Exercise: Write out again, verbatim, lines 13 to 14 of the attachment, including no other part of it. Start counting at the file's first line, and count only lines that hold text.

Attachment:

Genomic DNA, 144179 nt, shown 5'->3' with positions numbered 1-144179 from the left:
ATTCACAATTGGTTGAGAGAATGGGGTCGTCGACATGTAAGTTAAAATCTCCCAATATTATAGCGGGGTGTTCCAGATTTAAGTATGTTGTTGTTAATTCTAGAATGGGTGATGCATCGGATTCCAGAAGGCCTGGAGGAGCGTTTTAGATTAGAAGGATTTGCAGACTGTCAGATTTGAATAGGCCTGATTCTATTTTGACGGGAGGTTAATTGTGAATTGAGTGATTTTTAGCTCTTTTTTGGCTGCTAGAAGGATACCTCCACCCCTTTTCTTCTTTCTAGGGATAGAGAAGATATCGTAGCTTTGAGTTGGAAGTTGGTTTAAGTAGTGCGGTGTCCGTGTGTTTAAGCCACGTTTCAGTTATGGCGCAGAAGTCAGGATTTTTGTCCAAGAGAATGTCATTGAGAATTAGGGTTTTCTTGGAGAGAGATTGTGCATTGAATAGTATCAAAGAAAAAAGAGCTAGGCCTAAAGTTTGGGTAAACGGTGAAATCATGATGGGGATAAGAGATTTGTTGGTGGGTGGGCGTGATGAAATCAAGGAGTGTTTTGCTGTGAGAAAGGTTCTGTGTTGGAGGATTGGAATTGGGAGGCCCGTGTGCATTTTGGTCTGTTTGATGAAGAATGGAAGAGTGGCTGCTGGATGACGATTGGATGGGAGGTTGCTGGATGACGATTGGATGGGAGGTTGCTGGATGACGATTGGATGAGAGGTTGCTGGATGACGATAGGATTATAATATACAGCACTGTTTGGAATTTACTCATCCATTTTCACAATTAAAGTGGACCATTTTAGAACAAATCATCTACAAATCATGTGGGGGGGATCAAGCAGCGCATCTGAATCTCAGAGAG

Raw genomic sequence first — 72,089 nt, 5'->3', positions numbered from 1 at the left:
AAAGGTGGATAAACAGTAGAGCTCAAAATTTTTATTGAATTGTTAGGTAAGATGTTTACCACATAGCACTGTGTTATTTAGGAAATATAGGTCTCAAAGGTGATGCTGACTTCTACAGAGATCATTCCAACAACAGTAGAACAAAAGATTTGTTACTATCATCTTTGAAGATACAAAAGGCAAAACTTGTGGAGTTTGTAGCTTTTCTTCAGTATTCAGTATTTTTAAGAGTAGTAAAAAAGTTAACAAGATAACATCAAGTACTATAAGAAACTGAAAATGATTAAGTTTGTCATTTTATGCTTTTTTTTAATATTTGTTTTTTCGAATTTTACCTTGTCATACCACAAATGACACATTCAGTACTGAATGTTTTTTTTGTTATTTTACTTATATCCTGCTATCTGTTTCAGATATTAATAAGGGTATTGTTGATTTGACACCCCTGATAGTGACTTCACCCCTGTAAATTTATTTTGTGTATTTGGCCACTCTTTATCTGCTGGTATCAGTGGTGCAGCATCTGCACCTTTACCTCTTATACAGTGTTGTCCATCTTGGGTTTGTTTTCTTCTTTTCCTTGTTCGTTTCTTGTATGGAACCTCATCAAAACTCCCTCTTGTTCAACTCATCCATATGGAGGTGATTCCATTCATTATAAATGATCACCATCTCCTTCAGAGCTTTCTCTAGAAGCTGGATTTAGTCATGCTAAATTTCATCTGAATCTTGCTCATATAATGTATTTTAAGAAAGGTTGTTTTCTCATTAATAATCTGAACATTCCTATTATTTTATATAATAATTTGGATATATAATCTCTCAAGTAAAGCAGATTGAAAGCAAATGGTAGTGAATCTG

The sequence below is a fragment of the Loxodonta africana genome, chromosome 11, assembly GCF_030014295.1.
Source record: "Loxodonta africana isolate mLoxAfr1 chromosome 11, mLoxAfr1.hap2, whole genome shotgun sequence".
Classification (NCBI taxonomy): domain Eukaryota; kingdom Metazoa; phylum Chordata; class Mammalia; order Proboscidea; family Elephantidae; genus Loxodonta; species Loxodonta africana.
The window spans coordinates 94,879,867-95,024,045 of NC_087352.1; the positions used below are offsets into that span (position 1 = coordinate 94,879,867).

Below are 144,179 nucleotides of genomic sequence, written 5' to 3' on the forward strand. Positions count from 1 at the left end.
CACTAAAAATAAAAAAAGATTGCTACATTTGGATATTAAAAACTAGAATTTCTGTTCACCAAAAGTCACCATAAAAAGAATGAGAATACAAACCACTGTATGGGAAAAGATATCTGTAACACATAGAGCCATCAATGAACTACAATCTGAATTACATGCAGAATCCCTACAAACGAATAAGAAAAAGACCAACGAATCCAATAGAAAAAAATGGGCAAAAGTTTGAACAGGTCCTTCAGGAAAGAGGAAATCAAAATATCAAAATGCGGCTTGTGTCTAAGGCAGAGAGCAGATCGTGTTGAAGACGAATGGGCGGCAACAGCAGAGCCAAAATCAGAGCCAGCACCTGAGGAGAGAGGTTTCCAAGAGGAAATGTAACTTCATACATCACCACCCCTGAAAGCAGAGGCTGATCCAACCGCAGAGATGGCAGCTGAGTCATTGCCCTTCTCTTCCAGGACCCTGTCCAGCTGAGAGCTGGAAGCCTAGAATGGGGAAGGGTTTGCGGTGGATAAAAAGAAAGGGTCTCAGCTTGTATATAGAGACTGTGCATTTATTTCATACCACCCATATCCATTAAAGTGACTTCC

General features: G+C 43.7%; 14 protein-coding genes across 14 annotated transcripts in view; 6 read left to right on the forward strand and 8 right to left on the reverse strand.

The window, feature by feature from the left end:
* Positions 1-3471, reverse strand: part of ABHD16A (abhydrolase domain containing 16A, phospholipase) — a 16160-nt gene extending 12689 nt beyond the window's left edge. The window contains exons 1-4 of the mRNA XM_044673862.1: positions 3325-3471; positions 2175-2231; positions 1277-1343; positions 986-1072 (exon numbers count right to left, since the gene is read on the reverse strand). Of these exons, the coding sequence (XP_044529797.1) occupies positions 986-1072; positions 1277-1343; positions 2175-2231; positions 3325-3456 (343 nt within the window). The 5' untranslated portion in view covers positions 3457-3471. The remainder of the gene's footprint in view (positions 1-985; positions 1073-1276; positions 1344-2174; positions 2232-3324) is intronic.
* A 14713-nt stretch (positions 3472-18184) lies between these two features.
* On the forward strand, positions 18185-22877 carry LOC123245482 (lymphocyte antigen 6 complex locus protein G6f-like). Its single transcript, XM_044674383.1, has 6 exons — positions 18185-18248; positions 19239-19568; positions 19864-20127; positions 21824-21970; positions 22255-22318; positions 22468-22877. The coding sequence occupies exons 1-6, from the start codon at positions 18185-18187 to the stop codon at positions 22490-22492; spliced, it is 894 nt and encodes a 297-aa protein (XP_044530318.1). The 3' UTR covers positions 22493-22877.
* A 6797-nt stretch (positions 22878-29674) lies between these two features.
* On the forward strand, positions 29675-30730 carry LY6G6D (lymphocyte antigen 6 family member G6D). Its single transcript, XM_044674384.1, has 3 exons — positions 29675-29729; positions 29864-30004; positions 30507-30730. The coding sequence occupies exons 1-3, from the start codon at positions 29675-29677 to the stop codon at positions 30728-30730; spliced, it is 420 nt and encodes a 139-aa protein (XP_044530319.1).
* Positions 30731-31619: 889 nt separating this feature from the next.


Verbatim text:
* Positions 1-3471, reverse strand: part of ABHD16A (abhydrolase domain containing 16A, phospholipase) — a 16160-nt gene extending 12689 nt beyond the window's left edge. The window contains exons 1-4 of the mRNA XM_044673862.1: positions 3325-3471; positions 2175-2231; positions 1277-1343; positions 986-1072 (exon numbers count right to left, since the gene is read on the reverse strand). Of these exons, the coding sequence (XP_044529797.1) occupies positions 986-1072; positions 1277-1343; positions 2175-2231; positions 3325-3456 (343 nt within the window). The 5' untranslated portion in view covers positions 3457-3471. The remainder of the gene's footprint in view (positions 1-985; positions 1073-1276; positions 1344-2174; positions 2232-3324) is intronic.
* A 14713-nt stretch (positions 3472-18184) lies between these two features.